Black History Month Series: Why I Do Equity work

Wednesday, February 04, 2015

We continue our Black History Month blog series with a reflection from Sonja Ervin on what drives her dedication to equity work. If you missed our first post of the series, be sure to check out CCC’s Black History Month Series: An Introduction.

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I never intended to actively do diversity, inclusion, and equity work. I am a clinician by degree, and a community outreach social worker by training and experience. I have always worked with folks who are marginalized in our society and are faced with enormous barriers. My shift to focus on equity was quite unintentional. It happened over time, but a turning point came when I had the privilege to help create the Over-Representation Program, Central City Concern’s first culturally specific service for the African American community. [Note: we will be highlighting the Over-Representation Program next week.]

At the same time, I was a single mother with a young African American son. As he moved through elementary school, I began to see and experience the lack of opportunities he was being afforded, the systemic issues that were keeping him from being challenged and reaching his full potential, and the incredibly exhausting fight required to ensure that he had access to those opportunities. Equity work became not something that I wanted to do, but something that I had no choice but to do.  

Imagine the richness of our world if everyone had access to all of the opportunities to reach their highest potential. The physical, emotional, financial, and social benefits that would arise. The connections and communities that would be built and thrive. This is a world that I would like to live in and I feel a responsibility to do what I can to shift us a little bit closer each day.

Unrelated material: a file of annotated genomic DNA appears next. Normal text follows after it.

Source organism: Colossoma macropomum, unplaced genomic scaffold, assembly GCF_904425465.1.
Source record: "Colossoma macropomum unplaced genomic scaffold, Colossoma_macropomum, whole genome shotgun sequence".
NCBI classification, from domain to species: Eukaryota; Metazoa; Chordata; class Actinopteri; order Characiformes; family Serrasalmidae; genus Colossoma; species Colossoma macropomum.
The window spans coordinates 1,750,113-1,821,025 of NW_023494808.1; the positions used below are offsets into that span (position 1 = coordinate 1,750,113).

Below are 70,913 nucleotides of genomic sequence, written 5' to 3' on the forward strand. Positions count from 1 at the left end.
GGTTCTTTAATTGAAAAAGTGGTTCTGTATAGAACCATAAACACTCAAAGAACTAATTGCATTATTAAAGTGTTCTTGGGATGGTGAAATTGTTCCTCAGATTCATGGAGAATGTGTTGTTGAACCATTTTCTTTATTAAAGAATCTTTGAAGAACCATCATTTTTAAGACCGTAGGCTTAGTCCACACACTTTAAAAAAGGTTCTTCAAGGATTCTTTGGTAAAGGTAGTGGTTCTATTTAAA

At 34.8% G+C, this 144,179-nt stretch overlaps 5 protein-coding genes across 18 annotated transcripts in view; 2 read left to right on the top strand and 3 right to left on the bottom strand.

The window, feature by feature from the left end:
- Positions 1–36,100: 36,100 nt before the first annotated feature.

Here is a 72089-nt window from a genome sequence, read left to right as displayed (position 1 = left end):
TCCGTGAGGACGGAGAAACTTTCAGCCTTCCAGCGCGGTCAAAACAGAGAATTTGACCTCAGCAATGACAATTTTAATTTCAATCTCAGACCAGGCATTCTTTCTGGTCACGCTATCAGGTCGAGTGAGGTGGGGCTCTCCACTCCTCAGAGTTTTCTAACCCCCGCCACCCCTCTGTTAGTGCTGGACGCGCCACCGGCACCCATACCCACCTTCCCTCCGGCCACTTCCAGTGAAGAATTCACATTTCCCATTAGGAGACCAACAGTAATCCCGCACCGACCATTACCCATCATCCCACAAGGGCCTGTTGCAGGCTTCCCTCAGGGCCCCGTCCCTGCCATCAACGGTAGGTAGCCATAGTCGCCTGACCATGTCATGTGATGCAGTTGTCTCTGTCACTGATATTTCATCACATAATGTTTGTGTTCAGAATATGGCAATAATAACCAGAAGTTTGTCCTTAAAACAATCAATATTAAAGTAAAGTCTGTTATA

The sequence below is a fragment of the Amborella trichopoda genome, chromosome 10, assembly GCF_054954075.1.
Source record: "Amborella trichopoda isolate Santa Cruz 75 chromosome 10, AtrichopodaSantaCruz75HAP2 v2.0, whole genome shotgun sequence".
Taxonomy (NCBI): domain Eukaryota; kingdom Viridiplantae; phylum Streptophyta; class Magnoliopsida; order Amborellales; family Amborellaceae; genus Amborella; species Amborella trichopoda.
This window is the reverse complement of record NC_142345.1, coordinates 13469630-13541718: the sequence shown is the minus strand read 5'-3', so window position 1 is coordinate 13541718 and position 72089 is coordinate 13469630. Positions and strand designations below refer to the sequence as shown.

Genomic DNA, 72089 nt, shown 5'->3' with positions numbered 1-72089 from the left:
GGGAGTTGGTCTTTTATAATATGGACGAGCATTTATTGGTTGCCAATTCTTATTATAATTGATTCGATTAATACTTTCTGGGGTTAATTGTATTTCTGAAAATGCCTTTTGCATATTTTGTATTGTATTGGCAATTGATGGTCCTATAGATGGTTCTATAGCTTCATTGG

I am honored to get to do this work at Central City Concern. CCC is a community of amazing people: those we serve, as well as those serving. There is a richness of history and experience that is present in the incredibly diverse staff and clients who are walking through the doors every day.  

In response to the diversity of our staff and those we serve, not only has CCC recognized the need for culturally specific services, we took the step to expand them. In 2013, we began the agency’s culturally specific alcohol and drug services, Cultural Healing through Recovery. This program provides culturally specific peer treatment and support to African American men and women seeking addictions treatment.  [Note: we will also have a forthcoming post highlighting Cultural Healing through Recovery!]

As an agency, Central City Concern has demonstrated commitment to providing the best possible care to the many distinct communities we serve. The organization is actively engaging in individual and organizational reflection through trainings; equity and cultural competence assessments; focus groups; and a robust and enthusiastic diversity committee to improve how we embrace and respond to the diverse world in which we work.

The work is not always easy; in fact it is often very difficult. But it is necessary and important and the dedication and commitment of everyone at CCC helps to keep me motivated to push us forward.

I’ve been unsure at times if I was up to this challenge of equity work. Could I do it? Did I have the experience and knowledge?

During those times of uncertainty, my wife has said to me, “You have been preparing your whole life for this moment.” This is how I move forward in this work. My experiences, who I am, and what I have done have brought me to this moment to do the work in front of me. So in the times I'm faced with doubt, I just remember that I’ve been preparing my entire life for right here, right now.

Sonja Ervin is the Director of Cultural Equity at Central City Concern.